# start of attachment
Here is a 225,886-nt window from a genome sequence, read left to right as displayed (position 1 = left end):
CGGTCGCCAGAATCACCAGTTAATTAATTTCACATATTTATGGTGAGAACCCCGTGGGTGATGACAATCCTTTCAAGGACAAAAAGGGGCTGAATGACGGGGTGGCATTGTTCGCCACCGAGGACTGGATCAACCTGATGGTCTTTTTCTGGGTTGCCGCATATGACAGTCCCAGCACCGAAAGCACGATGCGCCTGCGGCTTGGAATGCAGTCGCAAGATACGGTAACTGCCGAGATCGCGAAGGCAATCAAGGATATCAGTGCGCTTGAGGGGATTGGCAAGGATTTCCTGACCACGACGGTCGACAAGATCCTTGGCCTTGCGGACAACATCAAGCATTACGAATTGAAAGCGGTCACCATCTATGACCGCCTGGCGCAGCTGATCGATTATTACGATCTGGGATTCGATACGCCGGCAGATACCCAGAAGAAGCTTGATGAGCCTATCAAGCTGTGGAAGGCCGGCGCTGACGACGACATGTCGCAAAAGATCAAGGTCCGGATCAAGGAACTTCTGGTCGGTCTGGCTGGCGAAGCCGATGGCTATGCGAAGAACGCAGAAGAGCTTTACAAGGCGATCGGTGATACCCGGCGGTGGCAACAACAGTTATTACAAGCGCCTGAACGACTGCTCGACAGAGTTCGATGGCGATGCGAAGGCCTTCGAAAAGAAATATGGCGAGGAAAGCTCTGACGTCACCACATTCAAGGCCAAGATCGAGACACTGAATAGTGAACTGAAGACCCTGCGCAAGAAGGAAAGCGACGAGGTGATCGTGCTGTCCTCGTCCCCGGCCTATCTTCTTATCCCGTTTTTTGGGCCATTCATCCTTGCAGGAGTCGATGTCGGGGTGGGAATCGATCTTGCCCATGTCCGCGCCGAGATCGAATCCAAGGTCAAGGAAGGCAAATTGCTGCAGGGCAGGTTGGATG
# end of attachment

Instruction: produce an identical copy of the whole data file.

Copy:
Here is a 225,886-nt window from a genome sequence, read left to right as displayed (position 1 = left end):
CGGTCGCCAGAATCACCAGTTAATTAATTTCACATATTTATGGTGAGAACCCCGTGGGTGATGACAATCCTTTCAAGGACAAAAAGGGGCTGAATGACGGGGTGGCATTGTTCGCCACCGAGGACTGGATCAACCTGATGGTCTTTTTCTGGGTTGCCGCATATGACAGTCCCAGCACCGAAAGCACGATGCGCCTGCGGCTTGGAATGCAGTCGCAAGATACGGTAACTGCCGAGATCGCGAAGGCAATCAAGGATATCAGTGCGCTTGAGGGGATTGGCAAGGATTTCCTGACCACGACGGTCGACAAGATCCTTGGCCTTGCGGACAACATCAAGCATTACGAATTGAAAGCGGTCACCATCTATGACCGCCTGGCGCAGCTGATCGATTATTACGATCTGGGATTCGATACGCCGGCAGATACCCAGAAGAAGCTTGATGAGCCTATCAAGCTGTGGAAGGCCGGCGCTGACGACGACATGTCGCAAAAGATCAAGGTCCGGATCAAGGAACTTCTGGTCGGTCTGGCTGGCGAAGCCGATGGCTATGCGAAGAACGCAGAAGAGCTTTACAAGGCGATCGGTGATACCCGGCGGTGGCAACAACAGTTATTACAAGCGCCTGAACGACTGCTCGACAGAGTTCGATGGCGATGCGAAGGCCTTCGAAAAGAAATATGGCGAGGAAAGCTCTGACGTCACCACATTCAAGGCCAAGATCGAGACACTGAATAGTGAACTGAAGACCCTGCGCAAGAAGGAAAGCGACGAGGTGATCGTGCTGTCCTCGTCCCCGGCCTATCTTCTTATCCCGTTTTTTGGGCCATTCATCCTTGCAGGAGTCGATGTCGGGGTGGGAATCGATCTTGCCCATGTCCGCGCCGAGATCGAATCCAAGGTCAAGGAAGGCAAATTGCTGCAGGGCAGGTTGGATG